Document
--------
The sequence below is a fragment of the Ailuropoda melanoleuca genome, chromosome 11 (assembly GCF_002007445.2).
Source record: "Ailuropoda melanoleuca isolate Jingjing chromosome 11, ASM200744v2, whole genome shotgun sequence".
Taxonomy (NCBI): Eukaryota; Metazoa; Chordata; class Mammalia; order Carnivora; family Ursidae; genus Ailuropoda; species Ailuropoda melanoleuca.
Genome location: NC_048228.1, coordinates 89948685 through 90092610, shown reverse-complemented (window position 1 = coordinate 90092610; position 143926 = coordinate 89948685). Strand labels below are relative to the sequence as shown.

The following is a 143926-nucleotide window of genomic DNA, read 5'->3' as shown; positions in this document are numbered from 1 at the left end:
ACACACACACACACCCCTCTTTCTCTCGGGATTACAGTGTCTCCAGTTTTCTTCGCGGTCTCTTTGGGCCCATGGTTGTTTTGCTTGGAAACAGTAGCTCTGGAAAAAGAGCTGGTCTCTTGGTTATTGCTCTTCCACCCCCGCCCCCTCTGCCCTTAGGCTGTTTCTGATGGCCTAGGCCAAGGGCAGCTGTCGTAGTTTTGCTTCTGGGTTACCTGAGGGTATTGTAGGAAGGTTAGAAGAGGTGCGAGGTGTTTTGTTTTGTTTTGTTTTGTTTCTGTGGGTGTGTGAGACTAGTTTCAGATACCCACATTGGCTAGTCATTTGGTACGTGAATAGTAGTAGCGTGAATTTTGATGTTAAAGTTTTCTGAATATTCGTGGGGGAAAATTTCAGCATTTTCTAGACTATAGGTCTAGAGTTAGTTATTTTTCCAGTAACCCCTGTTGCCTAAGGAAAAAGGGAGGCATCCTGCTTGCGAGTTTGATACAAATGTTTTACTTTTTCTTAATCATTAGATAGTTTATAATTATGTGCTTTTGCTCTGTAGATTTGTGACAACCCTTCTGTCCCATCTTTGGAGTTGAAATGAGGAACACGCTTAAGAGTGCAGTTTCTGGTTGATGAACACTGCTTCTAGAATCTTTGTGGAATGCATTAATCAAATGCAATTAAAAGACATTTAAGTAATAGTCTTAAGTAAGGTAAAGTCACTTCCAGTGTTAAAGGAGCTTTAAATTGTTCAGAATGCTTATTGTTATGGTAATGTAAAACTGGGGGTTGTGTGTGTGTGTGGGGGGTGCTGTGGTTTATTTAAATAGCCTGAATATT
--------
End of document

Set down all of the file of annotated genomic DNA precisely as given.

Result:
The sequence below is a fragment of the Ailuropoda melanoleuca genome, chromosome 11 (assembly GCF_002007445.2).
Source record: "Ailuropoda melanoleuca isolate Jingjing chromosome 11, ASM200744v2, whole genome shotgun sequence".
Taxonomy (NCBI): Eukaryota; Metazoa; Chordata; class Mammalia; order Carnivora; family Ursidae; genus Ailuropoda; species Ailuropoda melanoleuca.
Genome location: NC_048228.1, coordinates 89948685 through 90092610, shown reverse-complemented (window position 1 = coordinate 90092610; position 143926 = coordinate 89948685). Strand labels below are relative to the sequence as shown.

The following is a 143926-nucleotide window of genomic DNA, read 5'->3' as shown; positions in this document are numbered from 1 at the left end:
ACACACACACACACCCCTCTTTCTCTCGGGATTACAGTGTCTCCAGTTTTCTTCGCGGTCTCTTTGGGCCCATGGTTGTTTTGCTTGGAAACAGTAGCTCTGGAAAAAGAGCTGGTCTCTTGGTTATTGCTCTTCCACCCCCGCCCCCTCTGCCCTTAGGCTGTTTCTGATGGCCTAGGCCAAGGGCAGCTGTCGTAGTTTTGCTTCTGGGTTACCTGAGGGTATTGTAGGAAGGTTAGAAGAGGTGCGAGGTGTTTTGTTTTGTTTTGTTTTGTTTCTGTGGGTGTGTGAGACTAGTTTCAGATACCCACATTGGCTAGTCATTTGGTACGTGAATAGTAGTAGCGTGAATTTTGATGTTAAAGTTTTCTGAATATTCGTGGGGGAAAATTTCAGCATTTTCTAGACTATAGGTCTAGAGTTAGTTATTTTTCCAGTAACCCCTGTTGCCTAAGGAAAAAGGGAGGCATCCTGCTTGCGAGTTTGATACAAATGTTTTACTTTTTCTTAATCATTAGATAGTTTATAATTATGTGCTTTTGCTCTGTAGATTTGTGACAACCCTTCTGTCCCATCTTTGGAGTTGAAATGAGGAACACGCTTAAGAGTGCAGTTTCTGGTTGATGAACACTGCTTCTAGAATCTTTGTGGAATGCATTAATCAAATGCAATTAAAAGACATTTAAGTAATAGTCTTAAGTAAGGTAAAGTCACTTCCAGTGTTAAAGGAGCTTTAAATTGTTCAGAATGCTTATTGTTATGGTAATGTAAAACTGGGGGTTGTGTGTGTGTGTGGGGGGTGCTGTGGTTTATTTAAATAGCCTGAATATT